If you recall, the banks all bought longer-duration U.S. Treasurys with the rush of deposits in 2020-21, when interest rates rise, those Treasurys reduce in value. So, the banks had to sell securities at a loss to raise the cash they needed for customer withdrawals. The fact that the banks were selling securities at a loss spooked some customers and the pace of withdrawals began to increase. If you add in modern technologies, like chat threads, Twitter, electronic bank transfer, and a very well-connected and techy group of people like startup founders, you have the fastest run on a bank we have ever witnessed. Quite frankly, if there wasn’t an ability to communicate so rapidly and have easy access to information due to modern technology, these bank runs probably would not have happened.

So, what is happening now?

Only about 12% of the deposits held at Silicon Valley Bank were insured by the FDIC; the rest of the deposits were larger than the $250,000 the FDIC insures. The FDIC, the Federal Reserve, and the Treasury Department decided to step in and guarantee all SVB’s uninsured deposits. To be clear, this is a bailout for bank depositors and not the bank itself or investors. Those that own SVB stock or bonds will most likely lose all their value, as the stock has been halted since Friday and the FDIC has taken charge of Silicon Valley Bank and placed it in receivership. If the guarantees had not been made to make depositors whole, many companies would not have access to their cash to pay payroll and other business expenses as early as Monday.

Silvergate Capital has already shut its own doors earlier this month and is making plans to send depositors back their funds. Signature Bank was taken over by New York bank regulators and those depositors will all be paid out as well. There are also discussions being held to see if regulators can auction off pieces of the banks to other banks and private entities to try and recover whatever business they can.

What don’t we know?

The banking system runs on public trust. If we as a society no longer trust our banks, it will make the banking system more vulnerable, especially smaller community banks. Customers may pull funds from smaller banks and add them to the bigger banks. Smaller community banks would have to close, and economic activity would slow dramatically. Community banks are the banks that have relationships with small local businesses; they are the ones that supply your local pizza shop or mechanic a line of credit to make sure they can make payroll when business is slow. Bigger banks do not have the same relationship with small businesses as local banks do. It’s imperative that the public does not lose trust in the banking system.

The more the government has to step in to shore up banks, the more likely they will add more regulation to the banking system. Whether that is right or wrong is to be determined, but one thing is for sure, added bank regulation will lead to a slower pace of money. It means less loan activity, tighter controls on investments, and possibly higher interest rates for borrowers. When the pace of money in the economy slows, so does the economy itself. We’ll see how that all plays out.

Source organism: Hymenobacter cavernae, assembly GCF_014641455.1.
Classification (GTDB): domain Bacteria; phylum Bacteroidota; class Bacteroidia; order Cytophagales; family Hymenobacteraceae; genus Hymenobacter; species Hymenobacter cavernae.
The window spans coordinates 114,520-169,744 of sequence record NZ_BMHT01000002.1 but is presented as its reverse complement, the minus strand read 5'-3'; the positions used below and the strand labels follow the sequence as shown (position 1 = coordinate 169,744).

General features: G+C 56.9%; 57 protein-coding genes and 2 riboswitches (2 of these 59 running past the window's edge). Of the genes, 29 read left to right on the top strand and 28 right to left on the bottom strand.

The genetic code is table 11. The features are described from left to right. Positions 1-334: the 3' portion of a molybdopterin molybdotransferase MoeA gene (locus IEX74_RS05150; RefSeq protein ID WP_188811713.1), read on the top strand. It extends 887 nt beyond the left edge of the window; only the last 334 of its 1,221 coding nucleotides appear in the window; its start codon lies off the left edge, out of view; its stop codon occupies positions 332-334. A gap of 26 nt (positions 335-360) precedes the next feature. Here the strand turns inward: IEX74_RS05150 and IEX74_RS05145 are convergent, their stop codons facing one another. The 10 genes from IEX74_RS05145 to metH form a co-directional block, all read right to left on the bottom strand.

The Federal Reserve will most likely have to rethink its monetary policy. One of the major drivers of this banking debacle is the rapid pace the Fed has been raising interest rates. We don’t see how the Fed can keep raising rates. Currently, “the market” is pricing in one more interest rate hike of 0.25% during the next Fed meeting on March 22nd-23rd, and then a pause. Many talking heads have opined that the Fed should not hike anymore and start the pause now before something else breaks.

Rapidly raising interest rates, in the way the Fed has done, has real consequences for anyone that owns long-term debt instruments like U.S. Treasuries. This includes banks, insurance companies, pensions, endowment funds, etc. If the Fed continues to raise rates in the same manner, more banks will run into issues. They will more than likely pause the rate raise program very soon to allow the present higher rates to run its course without added pressure. There are some signs that the job market is finally starting to cool and inflation, although still high, is headed in the right direction.

All in all, the immediate threat seems to be contained for now. We will continue to monitor changes in the markets and economy and make adjustments as appropriate. We apologize for the longer than usual explanation, but we thought this topic needed a thorough run. We hope it has helped shed some light on what can be a complicated matter. As always, you are the reason we exist as a firm. If you have any questions, please reach out to us. Feel free to forward this to a friend that may find it useful.



The opinions voiced in this material are for general information only and are not intended to provide specific advice or recommendations for any individual. All investing involves risk including loss of principal. No strategy assures success or protects against loss.

The economic forecasts set forth in this material may not develop as predicted and there can be no guarantee that the strategies promoted will be successful.